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Cerebral Downloading??

Richard S. Norman rnorman at umich.edu
Sun Dec 29 10:35:13 EST 2002

On Sat, 28 Dec 2002 19:12:32 -0600 (CST), mrdoubter at webtv.net wrote:

>I belive this is possible as I belive just about any damn thing is
>possible but let me ask anyone actually in the neuroscience field what
>they think.
>If a clone was accomplished and then kept in suspended animation for say
>15 years, is it theoretically possible that the cerebral contents of an
>80 year old person (one's entire life and memories) could be
>successfully downloaded by some means into that new and fresh clone
>brain? This is the vision of the Raelians and myself (I am not a
>Raelian). Never mind that it can't be done this minute (and please
>assume that all procedural failings would have been 'fixed') but I am
>speaking of the near future, perhaps within 20 years. If not, why not?
>mr D

Not a chance.

We don't have a clue as to how mental events, learnings, memories,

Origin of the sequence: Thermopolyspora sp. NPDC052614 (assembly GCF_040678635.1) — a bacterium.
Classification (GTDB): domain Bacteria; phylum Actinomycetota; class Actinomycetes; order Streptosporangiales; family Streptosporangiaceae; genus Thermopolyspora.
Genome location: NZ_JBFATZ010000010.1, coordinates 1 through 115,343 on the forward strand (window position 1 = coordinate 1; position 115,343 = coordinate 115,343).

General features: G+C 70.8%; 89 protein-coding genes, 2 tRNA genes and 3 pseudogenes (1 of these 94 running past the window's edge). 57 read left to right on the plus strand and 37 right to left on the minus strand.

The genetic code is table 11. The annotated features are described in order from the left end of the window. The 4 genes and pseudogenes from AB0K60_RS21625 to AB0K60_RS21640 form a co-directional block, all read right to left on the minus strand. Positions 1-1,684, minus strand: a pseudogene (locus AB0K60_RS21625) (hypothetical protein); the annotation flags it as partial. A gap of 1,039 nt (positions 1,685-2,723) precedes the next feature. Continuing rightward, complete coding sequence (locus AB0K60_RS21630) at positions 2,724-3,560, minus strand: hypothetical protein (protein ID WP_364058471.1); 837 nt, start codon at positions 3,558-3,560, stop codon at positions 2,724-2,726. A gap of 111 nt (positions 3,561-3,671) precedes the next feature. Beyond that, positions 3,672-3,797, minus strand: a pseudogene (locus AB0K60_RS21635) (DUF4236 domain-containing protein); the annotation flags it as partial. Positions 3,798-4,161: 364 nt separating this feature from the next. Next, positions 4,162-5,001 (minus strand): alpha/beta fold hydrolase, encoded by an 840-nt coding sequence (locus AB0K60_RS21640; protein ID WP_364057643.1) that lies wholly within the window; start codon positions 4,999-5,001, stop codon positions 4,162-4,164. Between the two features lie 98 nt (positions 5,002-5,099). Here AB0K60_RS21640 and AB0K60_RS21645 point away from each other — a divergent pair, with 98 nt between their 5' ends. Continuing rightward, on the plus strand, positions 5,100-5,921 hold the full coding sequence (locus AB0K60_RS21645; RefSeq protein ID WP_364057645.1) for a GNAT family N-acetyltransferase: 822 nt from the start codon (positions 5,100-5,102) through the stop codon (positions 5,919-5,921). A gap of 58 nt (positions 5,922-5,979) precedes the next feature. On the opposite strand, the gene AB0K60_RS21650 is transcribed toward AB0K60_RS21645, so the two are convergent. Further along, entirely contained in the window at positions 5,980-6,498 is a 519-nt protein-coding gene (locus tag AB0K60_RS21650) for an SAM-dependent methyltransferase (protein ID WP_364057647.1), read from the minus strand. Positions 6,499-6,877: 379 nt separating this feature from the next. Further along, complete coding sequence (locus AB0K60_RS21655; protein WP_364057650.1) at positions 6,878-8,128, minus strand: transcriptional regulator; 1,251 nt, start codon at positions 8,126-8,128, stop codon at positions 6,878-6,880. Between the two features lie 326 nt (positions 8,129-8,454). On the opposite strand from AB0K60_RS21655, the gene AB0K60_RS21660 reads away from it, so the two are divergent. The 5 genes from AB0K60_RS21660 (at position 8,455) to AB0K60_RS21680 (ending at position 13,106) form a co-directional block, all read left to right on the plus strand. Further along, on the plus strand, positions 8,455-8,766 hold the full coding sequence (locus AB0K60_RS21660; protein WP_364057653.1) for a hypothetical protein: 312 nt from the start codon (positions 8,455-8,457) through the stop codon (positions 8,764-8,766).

hopes, dreams, etc are encoded in physical brain form.  (OK, we do
have some clues, but no real results).  Furthermore, even if we did
understand how changes in neuronal connectedness and details of
presynaptic and postsynaptic functioning correspond to mental events,
we don't have a clue as to how to actually record or detect these
features except perhaps for synapses counted by ones and twos, not by
the billions.  Finally, even if we could "read out" the information
from one brain, we don't have a clue as to how to insert the same
information into another brain which would necessary be composed of
rather different numbers of neurons connected in rather different

Further, a clone is not a carbon copy of the original.  It is simply
an organism with the same genetic information.  How that information
gets expressed to produce a functional organism is still subject to
enormous environmental variation.  Identical twins are clones, yet
have different fingerprints.  That is, random variations in the
environment within a distance of a millimeter or less cause random
variations in the print pattern.  Similar random variations within a
distance of a millimeter or less would cause enormous differences in
neuronal connectivity.

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